The Issues of 2020
It’s the end of the year and time for a look back at the five issues that helped define 2020 for me. They are worth highlighting as they won’t be going away anytime soon.
Amplification of Violence (especially by Republicans for Political Gain)
The news over-reports violent crime because it generates interest and clicks and views even as it doesn’t reflect American life. For example, violent crime is sharply declining and has been for decades. Yet, most Americans believe that it is increasing.
Republicans frequently exploit this for political gain (detailed here and here). They curated Black Lives Matter protests to make largely peaceful demonstrations appear as chaotic masses of destruction. The country, according to them, is on the brink of anarchy. It’s not.
Pay attention to how the news is reporting violence and do not let them. We have enough scary problems to deal with.
There is a strange idea that including politics in stories is in opposition to entertainment. It is built on a flawed idea of what is political and a strange dichotomy between story and politics.
There is no such thing as an a-political story. Take a romance storyline for example. Inevitably, it will advocate for certain types of love. Many might regard a homosexual romance as more political than a heterosexual one. Certainly, a romance involving transgender characters would be considered political by many. The stories are all equally political, merely differing in whether they challenge or reaffirm the status quo. For, the status quo is political. It just hides in plain sight.
Much of the conflict in my stories, and stories in general, results from the characters’ goals and opinions. Inevitably, the origin of much these world-views is political. The best stories consider the ramifications of their politics because it is a crucial aspect of the story. This does not mean that reading or watching stories must be some form of political exercise. Still, politics are always there, and if you don’t view politics as opposed to entertainment, but a crucial part of the experience, you might find a whole range of stories vastly more fulfilling.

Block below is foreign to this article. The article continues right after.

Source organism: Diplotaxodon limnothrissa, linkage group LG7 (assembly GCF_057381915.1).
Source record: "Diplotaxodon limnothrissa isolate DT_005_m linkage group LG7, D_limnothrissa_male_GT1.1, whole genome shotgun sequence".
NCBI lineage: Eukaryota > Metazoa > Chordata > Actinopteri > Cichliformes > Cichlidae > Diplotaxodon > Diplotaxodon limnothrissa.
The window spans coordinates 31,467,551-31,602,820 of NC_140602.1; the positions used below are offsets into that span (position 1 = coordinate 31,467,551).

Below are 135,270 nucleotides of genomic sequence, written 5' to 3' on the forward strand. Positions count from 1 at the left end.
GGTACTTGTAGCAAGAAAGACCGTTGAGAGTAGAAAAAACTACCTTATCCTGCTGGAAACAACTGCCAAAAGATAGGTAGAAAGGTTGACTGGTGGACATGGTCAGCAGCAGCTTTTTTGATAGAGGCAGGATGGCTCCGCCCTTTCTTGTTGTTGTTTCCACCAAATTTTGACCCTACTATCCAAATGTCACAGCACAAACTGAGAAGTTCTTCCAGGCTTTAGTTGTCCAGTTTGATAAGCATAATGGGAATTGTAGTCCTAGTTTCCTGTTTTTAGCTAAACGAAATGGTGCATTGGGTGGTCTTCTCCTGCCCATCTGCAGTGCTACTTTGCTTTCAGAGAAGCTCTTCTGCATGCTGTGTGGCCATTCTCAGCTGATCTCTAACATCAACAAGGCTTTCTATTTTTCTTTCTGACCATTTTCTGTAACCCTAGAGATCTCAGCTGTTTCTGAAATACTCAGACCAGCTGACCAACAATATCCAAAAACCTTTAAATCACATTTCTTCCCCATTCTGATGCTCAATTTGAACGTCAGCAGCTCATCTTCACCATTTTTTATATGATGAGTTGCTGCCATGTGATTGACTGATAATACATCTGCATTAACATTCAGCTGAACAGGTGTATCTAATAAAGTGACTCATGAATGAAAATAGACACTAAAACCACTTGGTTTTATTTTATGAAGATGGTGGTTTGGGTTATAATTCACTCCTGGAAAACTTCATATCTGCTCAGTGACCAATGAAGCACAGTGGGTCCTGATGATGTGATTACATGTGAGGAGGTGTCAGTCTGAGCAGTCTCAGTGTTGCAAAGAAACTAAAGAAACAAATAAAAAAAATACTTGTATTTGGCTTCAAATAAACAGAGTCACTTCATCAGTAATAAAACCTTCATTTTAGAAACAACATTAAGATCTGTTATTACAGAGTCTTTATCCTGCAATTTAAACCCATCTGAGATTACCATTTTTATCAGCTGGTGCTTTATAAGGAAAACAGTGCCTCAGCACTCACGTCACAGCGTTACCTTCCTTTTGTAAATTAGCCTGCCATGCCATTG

It is Time for Ranked Choice Voting
According to a Gallup poll, 57% of Americans believe we need a third, major party. Yet, the American electoral system’s winner take all result is very unkind to third parties. You could win 15 percent of the vote and get no representation. No one, understandably, wants to take a risk on voting third party. Thus, the Democratic and Republican parties maintain a stranglehold over our politics.
Ranked choice voting (for a full investigation of this see here) can help solve the problem. It allows people to rank their candidates in a list. When a voter’s preferred candidate is eliminated in the race because they have the least votes, their vote goes towards someone that is still in the running. Your vote will count. People can more safely vote for the candidate that best represents them without worrying about throwing their vote away — even if it is for a third-party candidate, allowing third parties to become more viable.